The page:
Eoin Mac Leòd. Household name for House of the Barking Turtle.
Much as we admire Lions Blood's skilful and diligent efforts to make [a silk purse out of a
barking turtle ] the best of a bad job, we agree with Harpy that the justification amounts
to a "persona story". Like her, we "would like to see clear, historical examples of
social/economic/political institutions named in English in some manner directly parallel to this
submission" before registering such an oddity. This lack of real documentation would by itself be
sufficient reason to return the household name. However, there is another difficulty with the
name: the earliest OED citation for turtle as a synonym for tortoise is from 1657, beyond even the
Grey Area. In period the word signified the turtle-dove, a bird not noted for its bark; the reptile
was called a tortoise (though that form dates only from the 16th century). This problem could be
solved by substituting tortoise for turtle, but the first problem would still remain.
Almost all of the few available period inn names are unmodified nouns; all seem to refer to
pictorial signs, and a number of those are the names of common animals and birds. An inn called
the Turtle would not be out of place in this group, though the sign would doubtless depict a bird,
and we would certainly register House of the Turtle (barring conflict, of course). The tortoise
seems a bit out of place among the more familiar cock, ram, swan, and roebuck and the more
impressive elephant, but House of the Tortoise would be at worst a small step beyond the evidence.
House of the Green Tortoise goes well beyond the available evidence, but since the name is still
basically pictorial, it should probably be registerable. A name like House of the Three Tortoises is
supported by the attested surname Sevensterre, which Reaney & Wilson, s.n. Sevenstar, think
probably derives from an inn or shop sign. But House of the Barking Tortoise cannot easily be
referred to a sign and therefore does not seem to be justified stylistically by the available
Three Mountains, Barony of. Badge for Ordo Aegidis Honoris. Per fess
indented of three points azure and argent, in chief a gorgon's head Or.
Conflict with Francesca Lucia d'Alberto dei Lorenzi, A gorgon's head cabossed Or. There is a CD
for the field, but nothing for location on the field versus a fieldless badge. "Placement on the field
cannot be counted against a fieldless badge." (Bruce Draconarius of Mistholme, LoAR September
1992, p. 42)
Ciará o Rua Coinnim. Name.
The submitter apparently wants the byname to mean "of Red Keep". However, coinnim does not
appear to be a word for a keep, i.e., a donjon or castle; rather, it is related to words meaning "to
keep". There are several Irish words that might serve his purpose. Daingean (earlier daingen) "a
stronghold, fastness, fortress, defence" is attested in several place-names, e.g., Daingen and Daingen
Bona Cuilinn. In the Norman period dú was used of any fortified place, whether a single
residence or a whole town; it is common in place-names. Another possibility is caisleá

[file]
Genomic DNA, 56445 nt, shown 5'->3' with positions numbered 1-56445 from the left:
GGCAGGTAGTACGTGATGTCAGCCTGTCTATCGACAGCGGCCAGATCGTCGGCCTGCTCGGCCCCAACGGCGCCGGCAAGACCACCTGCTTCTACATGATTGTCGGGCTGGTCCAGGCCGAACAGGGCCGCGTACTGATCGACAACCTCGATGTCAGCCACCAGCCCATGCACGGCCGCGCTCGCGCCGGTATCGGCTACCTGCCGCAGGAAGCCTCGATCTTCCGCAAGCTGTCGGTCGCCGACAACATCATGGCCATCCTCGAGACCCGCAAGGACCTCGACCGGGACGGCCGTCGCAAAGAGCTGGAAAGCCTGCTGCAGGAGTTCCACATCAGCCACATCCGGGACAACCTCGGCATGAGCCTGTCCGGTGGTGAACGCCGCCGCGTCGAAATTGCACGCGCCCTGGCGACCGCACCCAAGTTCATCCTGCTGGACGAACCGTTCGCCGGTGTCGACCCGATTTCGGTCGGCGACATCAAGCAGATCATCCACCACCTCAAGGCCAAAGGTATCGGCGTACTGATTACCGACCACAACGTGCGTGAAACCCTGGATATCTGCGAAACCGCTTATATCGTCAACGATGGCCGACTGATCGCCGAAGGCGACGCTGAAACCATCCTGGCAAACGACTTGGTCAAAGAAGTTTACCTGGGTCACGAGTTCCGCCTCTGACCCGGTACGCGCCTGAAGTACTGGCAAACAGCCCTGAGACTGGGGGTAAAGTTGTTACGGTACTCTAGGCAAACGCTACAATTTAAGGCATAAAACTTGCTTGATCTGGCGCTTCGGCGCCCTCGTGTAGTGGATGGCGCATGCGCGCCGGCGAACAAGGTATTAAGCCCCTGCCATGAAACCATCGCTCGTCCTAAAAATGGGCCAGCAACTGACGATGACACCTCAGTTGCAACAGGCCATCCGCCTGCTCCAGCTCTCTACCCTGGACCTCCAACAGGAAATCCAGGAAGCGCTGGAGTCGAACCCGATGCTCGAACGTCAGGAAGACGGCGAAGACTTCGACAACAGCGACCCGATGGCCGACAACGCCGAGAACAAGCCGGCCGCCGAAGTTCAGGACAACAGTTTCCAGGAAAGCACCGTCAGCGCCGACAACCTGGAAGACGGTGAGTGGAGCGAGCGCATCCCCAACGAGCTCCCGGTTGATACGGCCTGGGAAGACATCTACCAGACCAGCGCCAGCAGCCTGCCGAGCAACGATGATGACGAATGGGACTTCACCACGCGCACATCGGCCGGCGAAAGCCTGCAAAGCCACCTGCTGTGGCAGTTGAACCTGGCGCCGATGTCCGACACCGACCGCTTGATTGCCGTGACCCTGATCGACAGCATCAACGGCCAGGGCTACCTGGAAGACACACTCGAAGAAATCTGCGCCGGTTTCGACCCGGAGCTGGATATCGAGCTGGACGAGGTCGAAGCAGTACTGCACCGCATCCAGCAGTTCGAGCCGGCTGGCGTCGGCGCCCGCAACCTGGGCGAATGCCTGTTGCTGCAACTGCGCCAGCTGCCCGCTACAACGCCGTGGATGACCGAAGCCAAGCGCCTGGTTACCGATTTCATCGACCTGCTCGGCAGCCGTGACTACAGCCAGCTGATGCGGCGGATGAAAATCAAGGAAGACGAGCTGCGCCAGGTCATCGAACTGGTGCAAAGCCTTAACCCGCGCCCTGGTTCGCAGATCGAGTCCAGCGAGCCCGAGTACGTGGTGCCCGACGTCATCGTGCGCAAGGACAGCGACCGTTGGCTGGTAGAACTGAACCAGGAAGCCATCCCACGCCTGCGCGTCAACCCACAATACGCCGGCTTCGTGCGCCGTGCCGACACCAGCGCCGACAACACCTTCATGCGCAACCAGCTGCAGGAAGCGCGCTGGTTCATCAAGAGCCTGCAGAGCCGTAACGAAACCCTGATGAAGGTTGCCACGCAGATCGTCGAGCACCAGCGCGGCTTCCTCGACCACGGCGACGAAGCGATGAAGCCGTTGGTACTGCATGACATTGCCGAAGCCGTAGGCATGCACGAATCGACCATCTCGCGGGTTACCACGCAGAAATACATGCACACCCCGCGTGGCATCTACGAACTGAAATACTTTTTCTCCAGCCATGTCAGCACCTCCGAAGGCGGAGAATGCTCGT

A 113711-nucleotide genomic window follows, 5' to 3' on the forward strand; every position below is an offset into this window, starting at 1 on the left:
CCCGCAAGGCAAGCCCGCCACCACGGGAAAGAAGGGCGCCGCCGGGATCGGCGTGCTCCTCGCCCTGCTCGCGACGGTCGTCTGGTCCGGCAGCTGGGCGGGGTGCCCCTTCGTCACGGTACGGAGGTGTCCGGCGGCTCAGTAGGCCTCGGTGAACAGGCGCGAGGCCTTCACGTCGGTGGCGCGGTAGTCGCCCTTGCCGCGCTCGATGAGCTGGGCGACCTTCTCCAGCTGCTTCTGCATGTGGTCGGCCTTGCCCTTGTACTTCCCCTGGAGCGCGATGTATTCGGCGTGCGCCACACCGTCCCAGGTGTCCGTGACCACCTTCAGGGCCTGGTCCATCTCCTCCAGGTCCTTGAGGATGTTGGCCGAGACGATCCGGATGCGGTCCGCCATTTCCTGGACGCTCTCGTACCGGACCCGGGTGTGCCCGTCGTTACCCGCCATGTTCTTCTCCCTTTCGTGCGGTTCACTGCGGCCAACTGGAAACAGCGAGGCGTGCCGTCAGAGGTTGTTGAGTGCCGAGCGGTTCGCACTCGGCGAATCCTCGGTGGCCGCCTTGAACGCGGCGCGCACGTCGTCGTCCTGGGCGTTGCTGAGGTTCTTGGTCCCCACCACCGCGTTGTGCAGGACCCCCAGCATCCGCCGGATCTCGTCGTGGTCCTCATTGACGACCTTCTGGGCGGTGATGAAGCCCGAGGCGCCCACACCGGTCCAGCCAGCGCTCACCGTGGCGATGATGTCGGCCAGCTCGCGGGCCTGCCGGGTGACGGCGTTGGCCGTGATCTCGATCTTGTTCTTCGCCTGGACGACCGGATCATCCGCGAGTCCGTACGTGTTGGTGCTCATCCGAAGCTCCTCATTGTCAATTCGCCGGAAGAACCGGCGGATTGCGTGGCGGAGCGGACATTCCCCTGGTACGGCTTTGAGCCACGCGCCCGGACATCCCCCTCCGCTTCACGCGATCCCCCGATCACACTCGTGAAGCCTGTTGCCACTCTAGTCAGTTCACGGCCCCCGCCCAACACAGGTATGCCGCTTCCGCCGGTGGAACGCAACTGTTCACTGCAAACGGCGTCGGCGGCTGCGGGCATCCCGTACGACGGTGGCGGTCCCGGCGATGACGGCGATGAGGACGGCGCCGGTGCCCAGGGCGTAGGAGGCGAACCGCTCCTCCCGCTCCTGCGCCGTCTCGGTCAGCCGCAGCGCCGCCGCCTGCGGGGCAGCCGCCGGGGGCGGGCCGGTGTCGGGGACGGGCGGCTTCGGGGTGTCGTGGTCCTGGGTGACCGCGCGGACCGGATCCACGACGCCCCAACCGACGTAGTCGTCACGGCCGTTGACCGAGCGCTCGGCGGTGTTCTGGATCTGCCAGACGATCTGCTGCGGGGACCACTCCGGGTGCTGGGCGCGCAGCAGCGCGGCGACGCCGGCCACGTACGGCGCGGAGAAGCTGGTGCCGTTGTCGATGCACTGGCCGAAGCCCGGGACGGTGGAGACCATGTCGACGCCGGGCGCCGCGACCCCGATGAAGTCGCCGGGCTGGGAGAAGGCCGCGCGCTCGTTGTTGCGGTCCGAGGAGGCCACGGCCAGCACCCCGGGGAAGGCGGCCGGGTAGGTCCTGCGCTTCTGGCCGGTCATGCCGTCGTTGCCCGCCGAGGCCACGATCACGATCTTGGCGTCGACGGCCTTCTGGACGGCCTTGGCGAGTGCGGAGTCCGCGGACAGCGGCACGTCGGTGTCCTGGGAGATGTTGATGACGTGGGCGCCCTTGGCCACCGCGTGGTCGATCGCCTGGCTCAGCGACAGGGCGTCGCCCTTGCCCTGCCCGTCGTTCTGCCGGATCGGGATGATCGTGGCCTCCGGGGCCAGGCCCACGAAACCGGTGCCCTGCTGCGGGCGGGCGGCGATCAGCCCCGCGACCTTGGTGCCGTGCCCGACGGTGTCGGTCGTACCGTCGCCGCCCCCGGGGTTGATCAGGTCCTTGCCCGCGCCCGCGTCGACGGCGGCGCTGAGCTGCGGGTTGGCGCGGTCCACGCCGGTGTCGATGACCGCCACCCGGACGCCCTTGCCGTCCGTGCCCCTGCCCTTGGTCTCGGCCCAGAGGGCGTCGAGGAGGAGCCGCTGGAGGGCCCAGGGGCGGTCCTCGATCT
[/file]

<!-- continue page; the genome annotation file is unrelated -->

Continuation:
(earlier caislá "castle", found in a number of place-names. We have no convincing evidence
for prepositions in non-adjectival Irish locatives; the only clearly identifiable class consists of place-
names in the genitive case directly following the given name. In this case that would produce
Daingin Rúidh, Dún Rúidh, and Caisleain Rúidh. There seems to
be no reason for us to choose one in preference to the others, and they are all quite different from
the submitted name, so we are returning this to let the submitter make the choice.
Garmon Woodworth. Badge. [Fieldless] A caltrap within and conjoined to an
The overall consensus among the commenters and those attending the Laurel meeting was that this
submission, especially as it was drawn with the bottom central leg extended to touch the annulet,
was overwhelmingly too similar to the "peace" symbol. As such, it falls afoul of RfS VIII.4.b.
"Modern Insignia - Overt allusions to ... common designs may not be registered." The peace symbol
(the old "Nuclear Disarmament" symbol) is a common modern design, and as such is not
Mathewe Stonethrower. Name.
The original meaning of the verb to throw was "to turn or twist", and it is this sense that is found in
all of the available period bynames and occupational terms that contain this element (e.g.,
sylkthrowster "one who twists raw silk into silk thread"). Despite one commenter's facetious
suggestion that a stonethrower might therefore be a maker of quartz-fibre rope, stone is not a
substance capable in any period sense of being twisted or spun, and stonethrower is not justifiable
as an occupational term analogous to others with the same second element. The modern meaning of
to throw, i.e., "to hurl, to cast", goes back at least to 1300 and could conceivably be found in a
period byname. The casting of stones is not a believable occupation, however, so any such byname
would be a nickname based on a habit or perhaps some specific incident. Such nicknames, when
they incorporate a verb and its object, are overwhelmingly of the form